Subjectivism is the doctrine that "our own mental activity is the only unquestionable fact of our experience",  instead of shared or communal, and that there is no external or objective truth.
While Thomas Hobbes was an early proponent of subjectivism,   the success of this position is historically attributed to Descartes and his methodic doubt. He used it as an epistemological tool to prove the opposite (an objective world of facts independent of one's own knowledge, ergo the "Father of Modern Philosophy" inasmuch as his views underlie a scientific worldview).  Subjectivism accords primacy to subjective experience as fundamental of all measure and law.  In extreme forms like Solipsism, it may hold that the nature and existence of every object depends solely on someone's subjective awareness of it. One may consider the qualified empiricism of George Berkeley in this context, given his reliance on God as the prime mover of human perception.
Subjectivism is a label used to denote the philosophical tenet that "our own mental activity is the only unquestionable fact of our experience."  While Thomas Hobbes was an early proponent of subjectivism,   The success of this position is historically attributed to Descartes and his methodic doubt.  Subjectivism has historically been condemned by Christian theologians, which oppose to it the objective authority of the church, the Christian dogma, and the revealed truth of the Bible.   Christian theologians, and Karl Barth in particular, have also condemned anthropocentrism as a form of subjectivism.  
Metaphysical subjectivism is the theory that reality is what we perceive to be real, and that there is no underlying true reality that exists independently of perception. One can also hold that it is consciousness rather than perception that is reality (idealism). This is in contrast to metaphysical objectivism and philosophical realism, which assert that there is an underlying 'objective' reality which is perceived in different ways.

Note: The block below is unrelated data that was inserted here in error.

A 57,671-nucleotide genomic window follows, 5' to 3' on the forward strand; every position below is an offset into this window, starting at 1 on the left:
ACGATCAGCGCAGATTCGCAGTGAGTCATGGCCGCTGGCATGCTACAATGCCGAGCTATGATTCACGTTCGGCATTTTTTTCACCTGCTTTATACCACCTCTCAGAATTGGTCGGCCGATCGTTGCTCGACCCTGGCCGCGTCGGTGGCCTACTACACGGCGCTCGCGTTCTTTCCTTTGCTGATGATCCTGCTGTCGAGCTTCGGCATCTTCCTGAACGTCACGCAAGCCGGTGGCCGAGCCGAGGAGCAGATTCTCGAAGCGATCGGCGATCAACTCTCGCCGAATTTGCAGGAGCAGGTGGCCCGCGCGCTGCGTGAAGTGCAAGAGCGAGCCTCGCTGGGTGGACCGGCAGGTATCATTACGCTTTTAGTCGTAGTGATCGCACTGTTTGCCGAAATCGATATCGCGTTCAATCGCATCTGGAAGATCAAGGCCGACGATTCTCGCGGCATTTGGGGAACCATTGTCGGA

This viewpoint should not be confused with the stance that "all is illusion" or that "there is no such thing as reality." Metaphysical subjectivists hold that reality is real enough. They conceive, however, that the nature of reality as related to a given consciousness is dependent on that consciousness. This has its philosophical basis in the writings of Descartes (see cogito ergo sum ), and forms a cornerstone of Søren Kierkegaard's philosophy.
Recently, more modest versions of metaphysical subjectivism have been explored. For example, I might hold that it is a fact that chocolate is tasty, even though I recognize that it is not tasty to everyone. This would imply that there are facts that are subjective. (Analogously, one might hold that it is a fact that it is winter in the Northern Hemisphere, even though this is not always the case, implying that some facts are temporary.) Giovanni Merlo has developed a specific version of metaphysical subjectivism, under which subjective facts always concern mental properties.  With Giulia Pravato, he has argued that his version of subjectivism provides a natural way to be both a realist and a relativist about, for example, the proposition that chocolate is tasty -- it is part of reality (a subjective fact) that chocolate is tasty, but that doesn't mean it's necessarily true from another's point of view.  Caspar Hare's theory of egocentric presentism is another, closely related example.
One possible extension of subjectivist thought is that conscious experience is available to all objectively perceivable substrates. Upon viewing images produced by a camera on the rocking side of an erupting volcano, one might suppose that their relative motion followed from a subjective conscious within the volcano. These properties might also be attributed to the camera or its various components as well.
In this way, though, subjectivism morphs into a related doctrine, panpsychism, the belief that every objective entity (or event) has an inward or subjective aspect.